Based on the same climatic data, we investigated the changes in agricultural crop
yields using a well-established numerical model. Our results show a general reduction in
crop yields (e.g. C3 and C4 summer crops, legumes, cereals, tuber crops). The southern
Mediterranean is likely to experience an overall reduction of crop yields due to the
change in climate. In some locations in the northern Mediterranean, the effects of
climate change and its associated increase in carbon dioxide may have little or small
positive impacts on yields, provided that additional water demands can be met. The
adoption of specific crop management options (e.g. changes in sowing dates or cultivars)
may help in reducing the negative responses of agricultural crops to climate change.
However, such options could require up to 40% more water for irrigation, which may or
may not be available in the future.
We calculated heating degree days (HDD) and cooling degree days (CDD) in order
to examine the change in heating and cooling requirements. Under both climate
scenarios, HDD decreases substantially in the northern Mediterranean and CDD
increases everywhere in the Mediterranean, especially in the south. This change can
potentially shift the peak in energy demand to the summer season with implications for
the need for additional energy capacity and increased stress on water resources.
Changes to tourism in the Mediterranean were examined through discussions with
experts and stakeholders. We expect that warmer northern European summers would
encourage northern Europeans to take domestic holidays and thus, not travel to the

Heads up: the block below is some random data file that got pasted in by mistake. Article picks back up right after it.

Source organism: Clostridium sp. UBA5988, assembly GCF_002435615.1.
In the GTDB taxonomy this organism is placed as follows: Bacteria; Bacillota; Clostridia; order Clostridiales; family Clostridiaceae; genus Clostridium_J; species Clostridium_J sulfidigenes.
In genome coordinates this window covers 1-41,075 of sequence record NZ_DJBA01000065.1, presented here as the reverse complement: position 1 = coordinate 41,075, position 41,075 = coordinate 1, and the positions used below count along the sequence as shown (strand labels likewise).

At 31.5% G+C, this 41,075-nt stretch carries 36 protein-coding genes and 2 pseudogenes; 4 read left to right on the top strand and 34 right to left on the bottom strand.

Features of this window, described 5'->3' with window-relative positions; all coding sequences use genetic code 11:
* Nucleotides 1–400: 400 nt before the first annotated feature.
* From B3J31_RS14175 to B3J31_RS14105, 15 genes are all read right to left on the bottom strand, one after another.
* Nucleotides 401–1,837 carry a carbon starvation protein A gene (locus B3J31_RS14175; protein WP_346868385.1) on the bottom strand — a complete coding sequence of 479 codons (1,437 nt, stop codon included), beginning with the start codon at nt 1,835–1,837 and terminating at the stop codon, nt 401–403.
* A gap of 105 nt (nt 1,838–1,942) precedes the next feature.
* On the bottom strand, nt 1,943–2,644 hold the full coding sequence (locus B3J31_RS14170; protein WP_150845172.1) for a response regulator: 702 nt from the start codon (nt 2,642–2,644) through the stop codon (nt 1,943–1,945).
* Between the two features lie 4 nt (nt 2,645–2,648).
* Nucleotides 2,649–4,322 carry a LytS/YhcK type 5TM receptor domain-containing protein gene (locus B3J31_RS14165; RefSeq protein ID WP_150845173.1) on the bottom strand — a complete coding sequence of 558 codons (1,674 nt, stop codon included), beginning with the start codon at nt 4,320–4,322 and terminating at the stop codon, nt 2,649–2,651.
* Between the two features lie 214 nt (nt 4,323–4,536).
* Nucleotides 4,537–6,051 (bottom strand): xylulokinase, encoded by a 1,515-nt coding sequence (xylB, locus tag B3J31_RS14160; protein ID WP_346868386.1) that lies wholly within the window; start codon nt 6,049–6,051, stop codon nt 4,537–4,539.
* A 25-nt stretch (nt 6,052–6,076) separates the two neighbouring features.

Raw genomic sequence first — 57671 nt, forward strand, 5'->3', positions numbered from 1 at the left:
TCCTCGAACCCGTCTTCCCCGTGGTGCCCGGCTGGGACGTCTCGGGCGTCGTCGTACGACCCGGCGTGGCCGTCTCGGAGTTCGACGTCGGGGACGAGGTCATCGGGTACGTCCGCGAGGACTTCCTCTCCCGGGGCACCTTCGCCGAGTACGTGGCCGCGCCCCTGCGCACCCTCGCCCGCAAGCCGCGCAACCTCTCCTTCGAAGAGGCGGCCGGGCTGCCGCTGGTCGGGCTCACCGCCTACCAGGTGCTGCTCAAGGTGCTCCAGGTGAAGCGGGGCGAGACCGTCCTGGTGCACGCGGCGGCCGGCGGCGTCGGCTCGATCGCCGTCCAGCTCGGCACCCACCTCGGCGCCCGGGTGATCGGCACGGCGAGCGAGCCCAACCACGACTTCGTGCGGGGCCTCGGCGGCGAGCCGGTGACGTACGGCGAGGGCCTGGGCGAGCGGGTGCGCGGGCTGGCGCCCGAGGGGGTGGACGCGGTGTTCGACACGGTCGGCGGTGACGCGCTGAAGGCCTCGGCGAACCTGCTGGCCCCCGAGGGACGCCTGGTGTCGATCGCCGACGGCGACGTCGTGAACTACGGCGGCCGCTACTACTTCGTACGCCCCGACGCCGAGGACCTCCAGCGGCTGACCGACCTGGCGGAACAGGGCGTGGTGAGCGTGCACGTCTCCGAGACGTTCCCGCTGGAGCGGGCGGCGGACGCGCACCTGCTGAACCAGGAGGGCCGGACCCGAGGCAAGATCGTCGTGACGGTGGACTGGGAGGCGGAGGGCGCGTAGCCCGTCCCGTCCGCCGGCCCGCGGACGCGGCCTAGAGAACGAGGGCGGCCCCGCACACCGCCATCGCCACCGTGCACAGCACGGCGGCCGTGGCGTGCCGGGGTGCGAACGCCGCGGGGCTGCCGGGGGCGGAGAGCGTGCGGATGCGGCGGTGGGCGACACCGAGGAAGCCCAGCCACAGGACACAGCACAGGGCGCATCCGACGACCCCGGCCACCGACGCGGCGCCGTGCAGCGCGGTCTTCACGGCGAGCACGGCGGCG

Mediterranean. In addition, more frequent and intense heat waves and drought are likely
to discourage holidays in the Mediterranean in the summer. We expect that the
Mediterranean holiday season may shift to spring and autumn.
Based on results from existing studies, a global warming of 2°C and its associated
reduction in precipitation are expected to reduce surface runoff and water yields in the
Mediterranean region. In some countries, this could result in water demand exceeding
available water supply. In terms of biodiversity, climate change is likely to lead to shifts in
the distributions and abundances of species, potentially increasing the risks of extinction.
In addition, forest fires are expected to encourage the spread of invasive species which
in turn, have been shown to fuel more frequent and more intense forest fires.
The authors would like to thank Clare Goodess, Bob Bunce, Rafael Navarro, Antonio
Navarra, Riccardo Valentini, Michael Case and Lara Hansen for their comments on
earlier drafts of this report. Special thanks goes to Clare Goodess for her help during the
initial phase of the project, and to Mark New, Daniel Scott and Jacqueline Hamilton for
their helpful discussions.
1 Climate change impacts on the Mediterranean resulting from a 2°C
54 Impact of a 2° C global temperature rise on the Mediterranean
region: Agriculture analysis assessment.
Climate change impacts in the Mediterranean
resulting from a 2oC global temperature rise
Dr. Christos Giannakopoulos,
Dr. Philippe LeSager,
National Observatory of Athens, Athens, Greece
1. The Mediterranean region and climate: Basic issues
The Mediterranean Region has many morphologic, geographical, historical and
societal characteristics, which make its climate scientifically interesting. In general, the
Mediterranean climate is characterised by mild wet winters and by warm to hot, dry
summers and may occur on the West Side of continents between about 30° and 40°
The Mediterranean Sea, a marginal and semi-enclosed sea, is located on the